Setting an example for your child behind the wheel
It's a basic rule of parenting, yet setting an example seems to get forgotten when it comes to driving (and, if we're totally honest, lots of other things too - but now's not the time for all that).
Many of us pick up bad habits as we rack up the miles of our driving lifetime, and these get passed on from generation to generation. Your behaviour, judgment and skills behind the wheel will have a huge influence on a young person and it's important that he or she sees you taking driving seriously. In fact, an Aviva survey has shown that the following behaviours are learnt directly from parents who teach young people to drive*:
- Incorrect hand positions on the steering wheel (33%)
- Driving with only one hand on the wheel (32%)
- Looking over your shoulder to check for cars rather than using your mirror (19%)
- Being abusive to other road users (16%)
- Coasting around corners (in manual cars) (9%)
- Undertaking (4%)
Encouragingly, 28% of young drivers learned to be polite to other drivers as a direct result of their parents' influence, and 62% felt their parents were helpful or very helpful with learning to drive - unbelievable, eh?
Granted, teaching someone to get to grips with the rules of the road can be a frustrating or just plain terrifying experience, so while you might prefer to pack your son or daughter off to learn with a qualified (and perhaps more patient) driving instructor, it's a good idea to get involved with his or her progress. Once again, the statistics bear this out: one in two young drivers who only had paid driving lessons took more than four attempts to pass the driving test and of these, nearly a quarter had an accident that required an insurance claim. And as any cash-strapped parent will appreciate, extra driving lessons, tests and insurance excesses don't come cheap.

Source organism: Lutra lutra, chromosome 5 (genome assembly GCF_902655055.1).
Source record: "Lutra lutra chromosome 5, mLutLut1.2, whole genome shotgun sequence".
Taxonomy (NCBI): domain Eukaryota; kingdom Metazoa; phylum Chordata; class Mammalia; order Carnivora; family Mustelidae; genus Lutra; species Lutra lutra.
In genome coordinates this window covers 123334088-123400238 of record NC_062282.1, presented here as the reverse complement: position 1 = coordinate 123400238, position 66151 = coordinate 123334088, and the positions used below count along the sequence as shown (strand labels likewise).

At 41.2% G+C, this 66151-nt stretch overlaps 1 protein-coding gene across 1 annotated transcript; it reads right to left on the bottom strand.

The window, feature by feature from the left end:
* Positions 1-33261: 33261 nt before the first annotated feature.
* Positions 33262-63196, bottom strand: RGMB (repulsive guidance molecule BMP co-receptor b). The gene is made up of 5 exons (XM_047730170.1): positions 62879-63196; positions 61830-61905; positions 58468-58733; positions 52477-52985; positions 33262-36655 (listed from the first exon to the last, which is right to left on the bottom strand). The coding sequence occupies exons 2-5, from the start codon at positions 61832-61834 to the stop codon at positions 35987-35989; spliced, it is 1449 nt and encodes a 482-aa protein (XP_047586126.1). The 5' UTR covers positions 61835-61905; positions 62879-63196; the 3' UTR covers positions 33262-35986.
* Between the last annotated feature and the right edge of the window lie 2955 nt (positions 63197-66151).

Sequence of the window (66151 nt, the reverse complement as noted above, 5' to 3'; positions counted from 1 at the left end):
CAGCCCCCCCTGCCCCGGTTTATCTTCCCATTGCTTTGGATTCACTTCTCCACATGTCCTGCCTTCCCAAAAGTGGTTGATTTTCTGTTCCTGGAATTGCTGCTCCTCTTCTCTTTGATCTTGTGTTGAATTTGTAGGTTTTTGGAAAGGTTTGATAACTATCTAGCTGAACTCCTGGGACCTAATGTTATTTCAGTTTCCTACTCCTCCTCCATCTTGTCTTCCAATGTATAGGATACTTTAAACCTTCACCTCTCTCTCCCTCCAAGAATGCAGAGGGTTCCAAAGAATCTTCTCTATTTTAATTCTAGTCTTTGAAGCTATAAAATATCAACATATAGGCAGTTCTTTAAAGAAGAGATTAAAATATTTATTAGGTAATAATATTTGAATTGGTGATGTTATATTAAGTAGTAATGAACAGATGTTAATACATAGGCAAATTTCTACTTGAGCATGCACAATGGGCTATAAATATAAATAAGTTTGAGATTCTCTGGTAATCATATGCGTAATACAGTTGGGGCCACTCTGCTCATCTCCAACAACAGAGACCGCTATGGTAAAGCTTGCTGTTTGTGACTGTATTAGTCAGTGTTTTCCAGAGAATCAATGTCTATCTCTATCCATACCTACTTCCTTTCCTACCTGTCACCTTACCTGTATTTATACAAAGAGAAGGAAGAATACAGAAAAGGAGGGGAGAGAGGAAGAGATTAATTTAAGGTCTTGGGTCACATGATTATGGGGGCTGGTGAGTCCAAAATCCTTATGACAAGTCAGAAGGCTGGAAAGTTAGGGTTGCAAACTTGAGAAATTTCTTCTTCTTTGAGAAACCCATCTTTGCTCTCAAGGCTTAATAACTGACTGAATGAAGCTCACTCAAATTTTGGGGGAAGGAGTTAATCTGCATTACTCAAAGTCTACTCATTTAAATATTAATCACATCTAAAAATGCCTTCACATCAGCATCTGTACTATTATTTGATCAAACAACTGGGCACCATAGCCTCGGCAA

Professional lessons can leave new drivers with gaps in their knowledge that can cause problems. Take your young driver out on to B roads to let them get a feel for unseen bends and tight passing spaces, and give them experience of driving at night and in different weather conditions.
After all, practice makes perfect.
*Research commissioned by Aviva with 500 17 - 21 year old drivers, October 2009